Meanwhile top ranked European goaltender Robin Lehner went to the Senators fifteen picks later and is starting to look like a future NHL #1 goaltender as he already has looked good in thirteen NHL games over the past two seasons(3-2, 2.01 GAA, .935 SV% in five games last year), while also winning the playoff MVP award as he led the Binghamton Senators to the Calder Cup.
The Islanders other tendency of taking high talent players with question marks did pay off however as the Islanders took a chance on fourth round pick Casey Cizkas (had a manslaughter charge from a rugby game death hanging over his head) who has since continued to play well at the junior and AHL level and looks to be a future effective NHL third line forward.
2010 NHL Draft
5th Nino Niederreiter- LW
30th Brock Nelson- C
65th Kirill Kabanov- LW
82nd Jason Clark- LW/C
125th Tony DeHart- D
185th Cody Rosen- G
In this draft the Islanders once again went bold and outside of the box with their first three selections, all players that would require significant time to develop. Niederreiter was a power forward that the Islanders were looking for but was very young (two weeks younger and he wouldn’t have been draft eligible until 2011) and other first round pick, Brock Nelson (another trade up) was committed to playing college hockey. The third pick Kabanov was another of the risk/reward picks that Snow has made in the past, a talented player with character issues that caused him to fall into the third round.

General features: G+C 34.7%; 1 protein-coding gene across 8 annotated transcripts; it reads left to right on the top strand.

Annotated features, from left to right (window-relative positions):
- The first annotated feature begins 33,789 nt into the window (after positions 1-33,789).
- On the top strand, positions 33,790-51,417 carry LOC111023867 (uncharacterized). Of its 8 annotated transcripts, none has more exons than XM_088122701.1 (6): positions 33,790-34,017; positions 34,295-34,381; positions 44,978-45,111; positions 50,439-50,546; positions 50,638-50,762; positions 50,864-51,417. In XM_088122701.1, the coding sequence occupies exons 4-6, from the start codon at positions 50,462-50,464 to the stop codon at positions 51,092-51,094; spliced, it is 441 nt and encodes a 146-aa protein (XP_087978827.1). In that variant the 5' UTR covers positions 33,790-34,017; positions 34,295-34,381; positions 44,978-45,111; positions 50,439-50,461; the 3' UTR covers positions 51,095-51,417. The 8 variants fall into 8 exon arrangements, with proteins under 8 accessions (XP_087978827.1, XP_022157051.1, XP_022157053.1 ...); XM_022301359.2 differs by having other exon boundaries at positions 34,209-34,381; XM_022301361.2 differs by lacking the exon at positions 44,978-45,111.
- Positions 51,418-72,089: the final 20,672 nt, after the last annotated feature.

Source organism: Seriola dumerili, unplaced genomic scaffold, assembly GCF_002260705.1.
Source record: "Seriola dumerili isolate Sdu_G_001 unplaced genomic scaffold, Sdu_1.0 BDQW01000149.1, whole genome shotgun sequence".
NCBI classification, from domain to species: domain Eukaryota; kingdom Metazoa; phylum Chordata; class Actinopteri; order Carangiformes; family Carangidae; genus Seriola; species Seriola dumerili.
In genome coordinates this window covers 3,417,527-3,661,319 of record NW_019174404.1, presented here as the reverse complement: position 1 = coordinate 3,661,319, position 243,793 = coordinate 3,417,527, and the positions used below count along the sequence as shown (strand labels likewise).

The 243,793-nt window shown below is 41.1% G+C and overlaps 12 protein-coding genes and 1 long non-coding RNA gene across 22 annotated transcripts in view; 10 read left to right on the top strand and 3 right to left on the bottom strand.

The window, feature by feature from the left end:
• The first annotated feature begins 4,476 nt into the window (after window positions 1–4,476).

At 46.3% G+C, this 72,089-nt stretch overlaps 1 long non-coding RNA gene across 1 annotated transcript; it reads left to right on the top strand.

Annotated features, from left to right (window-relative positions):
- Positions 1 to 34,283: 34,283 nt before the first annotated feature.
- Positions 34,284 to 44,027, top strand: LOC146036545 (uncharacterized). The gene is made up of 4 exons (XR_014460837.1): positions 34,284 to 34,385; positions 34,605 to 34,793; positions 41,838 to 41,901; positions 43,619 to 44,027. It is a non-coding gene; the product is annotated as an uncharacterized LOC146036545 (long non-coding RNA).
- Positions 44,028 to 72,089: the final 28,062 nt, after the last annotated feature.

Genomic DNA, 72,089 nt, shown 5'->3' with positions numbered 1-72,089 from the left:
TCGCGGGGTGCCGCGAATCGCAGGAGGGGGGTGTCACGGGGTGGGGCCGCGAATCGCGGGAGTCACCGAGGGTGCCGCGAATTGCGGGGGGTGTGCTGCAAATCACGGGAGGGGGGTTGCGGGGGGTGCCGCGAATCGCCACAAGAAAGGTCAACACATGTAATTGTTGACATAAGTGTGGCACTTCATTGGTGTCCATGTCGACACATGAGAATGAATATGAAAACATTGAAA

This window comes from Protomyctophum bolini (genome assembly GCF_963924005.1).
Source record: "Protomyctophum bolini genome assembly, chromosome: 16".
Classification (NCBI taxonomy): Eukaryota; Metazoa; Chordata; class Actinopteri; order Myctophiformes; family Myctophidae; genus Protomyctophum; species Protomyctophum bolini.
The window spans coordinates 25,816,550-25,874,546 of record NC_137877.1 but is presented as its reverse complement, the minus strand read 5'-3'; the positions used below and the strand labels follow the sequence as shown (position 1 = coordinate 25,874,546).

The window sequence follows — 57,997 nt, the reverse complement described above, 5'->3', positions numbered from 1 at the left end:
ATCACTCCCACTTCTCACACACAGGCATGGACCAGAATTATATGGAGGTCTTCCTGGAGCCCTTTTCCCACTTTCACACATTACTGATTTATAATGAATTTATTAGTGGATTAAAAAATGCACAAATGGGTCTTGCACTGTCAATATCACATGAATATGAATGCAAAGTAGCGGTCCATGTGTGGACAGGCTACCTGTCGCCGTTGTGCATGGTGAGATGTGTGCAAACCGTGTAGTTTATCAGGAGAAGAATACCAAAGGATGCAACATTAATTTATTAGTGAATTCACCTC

All of these players are still works in progress; both Niederreiter and Nelson have put up decent numbers at the junior/college levels while Kabanov’s issues seem to be continuing as he has bounced between five teams in the past two years.
2011 & 2012 NHL Drafts
It is way too early to pass judgment on either of these drafts but they both were more conventional without the trades to move up that were the norm in previous drafts. First-round picks Ryan Strome and Griffin Reinhart both filled organizational needs and look like the elite prospects they were drafted to be.
Given how difficult it has been for the Islanders to acquire free agents the draft is incredibly important to this rebuild and while the Islanders have been fairly successful finding role players with their late round picks but their top picks to this point have not developed into difference makers at the NHL level. All of these players still have time to become those players but several of the picks look questionable already, such as the Calvin De Haan pick or taking Nino Niederreiter over Jeff Skinner. With all the moves that go into rebuilding a team there are always successes and failures, but if the Islanders are going to compete they need to find a lot more talent than they have now.